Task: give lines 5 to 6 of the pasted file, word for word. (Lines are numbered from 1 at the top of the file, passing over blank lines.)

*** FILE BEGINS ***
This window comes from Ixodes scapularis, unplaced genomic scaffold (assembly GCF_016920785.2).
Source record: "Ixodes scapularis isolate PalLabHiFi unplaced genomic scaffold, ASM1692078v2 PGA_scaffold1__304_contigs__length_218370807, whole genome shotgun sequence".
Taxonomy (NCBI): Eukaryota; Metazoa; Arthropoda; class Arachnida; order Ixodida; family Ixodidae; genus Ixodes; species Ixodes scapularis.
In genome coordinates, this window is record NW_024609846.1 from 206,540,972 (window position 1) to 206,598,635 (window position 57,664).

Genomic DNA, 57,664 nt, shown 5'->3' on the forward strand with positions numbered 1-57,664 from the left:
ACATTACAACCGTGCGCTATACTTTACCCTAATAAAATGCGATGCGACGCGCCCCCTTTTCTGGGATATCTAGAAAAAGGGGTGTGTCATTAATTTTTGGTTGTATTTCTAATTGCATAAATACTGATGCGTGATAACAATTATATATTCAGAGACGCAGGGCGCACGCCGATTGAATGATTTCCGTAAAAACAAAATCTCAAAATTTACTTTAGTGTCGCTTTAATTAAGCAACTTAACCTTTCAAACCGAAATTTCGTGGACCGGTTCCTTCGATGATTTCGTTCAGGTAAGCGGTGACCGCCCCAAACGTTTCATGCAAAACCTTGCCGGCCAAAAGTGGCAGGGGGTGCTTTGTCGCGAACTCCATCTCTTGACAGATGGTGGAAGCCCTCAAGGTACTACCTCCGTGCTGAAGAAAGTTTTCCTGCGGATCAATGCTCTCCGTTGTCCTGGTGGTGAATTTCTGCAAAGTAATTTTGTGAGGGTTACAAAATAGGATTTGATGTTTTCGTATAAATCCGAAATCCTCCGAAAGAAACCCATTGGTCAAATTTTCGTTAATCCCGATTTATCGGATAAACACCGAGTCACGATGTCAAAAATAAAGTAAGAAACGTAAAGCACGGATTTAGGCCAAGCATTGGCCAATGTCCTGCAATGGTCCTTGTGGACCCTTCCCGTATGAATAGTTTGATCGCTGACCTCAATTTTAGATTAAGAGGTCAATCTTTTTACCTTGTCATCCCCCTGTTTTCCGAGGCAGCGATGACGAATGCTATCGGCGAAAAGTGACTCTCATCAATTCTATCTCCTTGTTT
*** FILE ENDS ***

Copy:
Genomic DNA, 57,664 nt, shown 5'->3' on the forward strand with positions numbered 1-57,664 from the left:
ACATTACAACCGTGCGCTATACTTTACCCTAATAAAATGCGATGCGACGCGCCCCCTTTTCTGGGATATCTAGAAAAAGGGGTGTGTCATTAATTTTTGGTTGTATTTCTAATTGCATAAATACTGATGCGTGATAACAATTATATATTCAGAGACGCAGGGCGCACGCCGATTGAATGATTTCCGTAAAAACAAAATCTCAAAATTTACTTTAGTGTCGCTTTAATTAAGCAACTTAACCTTTCAAACCGAAATTTCGTGGACCGGTTCCTTCGATGATTTCGTTCAGGTAAGCGGTGACCGCCCCAAACGTTTCATGCAAAACCTTGCCGGCCAAAAGTGGCAGGGGGTGCTTTGTCGCGAACTCCATCTCTTGACAGATGGTGGAAGCCCTCAAGGTACTACCTCCGTGCTGAAGAAAGTTTTCCTGCGGATCAATGCTCTCCGTTGTCCTGGTGGTGAATTTCTGCAAAGTAATTTTGTGAGGGTTACAAAATAGGATTTGATGTTTTCGTATAAATCCGAAATCCTCCGAAAGAAACCCATTGGTCAAATTTTCGTTAATCCCGATTTATCGGATAAACACCGAGTCACGATGTCAAAAATAAAGTAAGAAACGTAAAGCACGGATTTAGGCCAAGCATTGGCCAATGTCCTGCAATGGTCCTTGTGGACCCTTCCCGTATGAATAGTTTGATCGCTGACCTCAATTTTAGATTAAGAGGTCAATCTTTTTACCTTGTCATCCCCCTGTTTTCCGAGGCAGCGATGACGAATGCTATCGGCGAAAAGTGACTCTCATCAATTCTATCTCCTTGTTT